Our marriage preparation course for 2024 will be held in February on the following dates:

Saturday, February 3, 10, 17 and 24, 2023 from 9:00 a.m. to 1:00 p.m.

Engaged couples can register for the course at the parish office. The fee is $150.00 per couple.

Payment can be made in cash or cheque payable to All Saints’ Parish.

Please contact the Parish office for more information and Registration at 416-244-3066 Ext. 0 

​​Sacrament of Matrimony at All Saints' Parish

Please call the parish office one year before planning your wedding date and before making any banquet hall commitments. A marriage preparation instruction course is necessary.

Please register your family if you are not yet a member of All Saints' Parish by coming to the parish office or fill out the registration form online and drop it off in the office or during Sunday Mass in the collection basket. For the donation Envelopes, please request them directly in the parish office. 


Please read the information below and call our Parish office at 416 244 3066  ext. 0


The following documents are required when being married in the Roman Catholic Church. Couples are required to have an interview with the Pastor at least 1 year prior to the wedding date. All documents are to be submitted to the office a minimum of three weeks before the wedding date.


1. Baptismal Certificates

All Catholics being married are required to present an updated certificate of Baptism, issued within six months of their marriage date.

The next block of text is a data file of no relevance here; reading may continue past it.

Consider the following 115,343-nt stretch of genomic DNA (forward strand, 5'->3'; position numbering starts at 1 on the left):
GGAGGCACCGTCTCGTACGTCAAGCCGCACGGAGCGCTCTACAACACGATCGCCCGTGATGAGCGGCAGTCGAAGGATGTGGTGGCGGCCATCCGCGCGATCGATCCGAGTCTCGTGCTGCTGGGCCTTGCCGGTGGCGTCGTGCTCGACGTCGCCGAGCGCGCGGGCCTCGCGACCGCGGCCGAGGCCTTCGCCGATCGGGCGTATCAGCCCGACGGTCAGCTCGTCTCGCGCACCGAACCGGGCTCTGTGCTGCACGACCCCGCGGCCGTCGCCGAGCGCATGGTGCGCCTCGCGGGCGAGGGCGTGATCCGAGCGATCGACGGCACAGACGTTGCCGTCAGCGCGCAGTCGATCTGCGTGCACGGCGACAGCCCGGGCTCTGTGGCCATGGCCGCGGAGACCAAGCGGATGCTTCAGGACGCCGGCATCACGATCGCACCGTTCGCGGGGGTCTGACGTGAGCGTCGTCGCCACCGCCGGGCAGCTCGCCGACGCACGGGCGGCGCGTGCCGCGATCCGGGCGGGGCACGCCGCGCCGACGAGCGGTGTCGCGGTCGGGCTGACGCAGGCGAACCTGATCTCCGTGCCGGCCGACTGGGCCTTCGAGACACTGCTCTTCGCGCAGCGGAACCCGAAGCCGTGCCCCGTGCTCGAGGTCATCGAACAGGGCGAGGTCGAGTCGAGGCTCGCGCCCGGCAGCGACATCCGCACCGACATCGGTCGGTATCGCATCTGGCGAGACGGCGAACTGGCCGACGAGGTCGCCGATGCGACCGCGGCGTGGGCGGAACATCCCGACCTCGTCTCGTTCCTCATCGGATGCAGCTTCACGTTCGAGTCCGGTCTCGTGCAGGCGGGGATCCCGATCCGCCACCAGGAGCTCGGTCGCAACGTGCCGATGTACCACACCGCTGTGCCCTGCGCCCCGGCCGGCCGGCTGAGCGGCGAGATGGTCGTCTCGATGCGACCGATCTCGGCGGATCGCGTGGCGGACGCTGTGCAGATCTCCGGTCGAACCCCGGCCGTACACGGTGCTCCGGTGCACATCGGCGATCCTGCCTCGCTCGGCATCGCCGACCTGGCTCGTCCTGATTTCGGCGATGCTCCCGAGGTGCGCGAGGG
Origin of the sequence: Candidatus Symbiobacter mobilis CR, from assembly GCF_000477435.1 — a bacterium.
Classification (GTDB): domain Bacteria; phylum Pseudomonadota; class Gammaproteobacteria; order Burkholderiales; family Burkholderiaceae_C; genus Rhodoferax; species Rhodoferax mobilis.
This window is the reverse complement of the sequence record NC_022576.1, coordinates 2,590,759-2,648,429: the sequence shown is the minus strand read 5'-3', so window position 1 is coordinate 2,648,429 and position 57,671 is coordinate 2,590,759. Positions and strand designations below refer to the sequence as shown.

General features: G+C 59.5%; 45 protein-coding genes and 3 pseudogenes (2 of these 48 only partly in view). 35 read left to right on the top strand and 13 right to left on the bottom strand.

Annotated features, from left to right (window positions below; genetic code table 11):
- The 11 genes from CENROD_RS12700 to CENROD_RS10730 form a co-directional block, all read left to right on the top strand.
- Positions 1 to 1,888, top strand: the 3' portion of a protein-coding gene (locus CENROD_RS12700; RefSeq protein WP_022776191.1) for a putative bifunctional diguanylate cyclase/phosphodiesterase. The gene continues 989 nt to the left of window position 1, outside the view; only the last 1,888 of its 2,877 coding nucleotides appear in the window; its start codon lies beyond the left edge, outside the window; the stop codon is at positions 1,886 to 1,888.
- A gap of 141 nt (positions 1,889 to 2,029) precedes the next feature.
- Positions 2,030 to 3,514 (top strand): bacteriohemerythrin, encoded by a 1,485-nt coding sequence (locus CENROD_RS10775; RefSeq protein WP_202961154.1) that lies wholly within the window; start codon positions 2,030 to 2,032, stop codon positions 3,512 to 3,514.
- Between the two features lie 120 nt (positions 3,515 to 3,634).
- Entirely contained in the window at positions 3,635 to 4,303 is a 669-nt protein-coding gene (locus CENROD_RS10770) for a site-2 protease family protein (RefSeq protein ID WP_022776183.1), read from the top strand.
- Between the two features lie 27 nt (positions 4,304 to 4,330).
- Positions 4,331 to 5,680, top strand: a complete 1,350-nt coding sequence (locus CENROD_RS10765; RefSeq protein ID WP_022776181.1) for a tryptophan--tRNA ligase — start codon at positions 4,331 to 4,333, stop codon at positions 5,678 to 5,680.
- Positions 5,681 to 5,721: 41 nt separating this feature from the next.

Please– DO NOT submit your original baptismal certificate or a photocopy of your original baptismal certificate. To procure a recent copy of you baptismal certificate you must contact the church at which you were baptized, regardless of whether the church is located in Canada or abroad.

In the case that one cannot obtain a re-issued baptismal certificate a notarized statement (affidavit) is required. The affidavit requires:

– two witnesses (that were physically present at your baptismal ceremony)

– to attest to you receiving the Sacrament of Baptism

– it must state the date and

– the name of the church at which the Sacrament took place.


2.  Civil Marriage License

It is the responsibility of the couple to obtain a civil license. A license can be obtained a maximum of three months prior to the marriage date.

The marriage license and the accompanying envelope must be submitted. DO NOT write on the envelope.


3.  Marriage Preparation Course

If you completed a Marriage Preparation course at a parish other than All Saints', a certificate testifying the completion of the course must be submitted.


4.  Witnesses

On a separate sheet of paper, please submit the names and address of your witnesses.


IMPORTANT NOTE:  All stipends relating to your wedding at All Saints' are to be submitted a minimum of one week before the wedding date. All stipends should be given to the Priest the day of Rehearsal.  


5. Rehearsal

The couple, their parents, the witnesses and the readers (lectors) should come to the rehearsal usually within a week of the wedding date. They should come prepare to go through the readings and other details of the ceremony.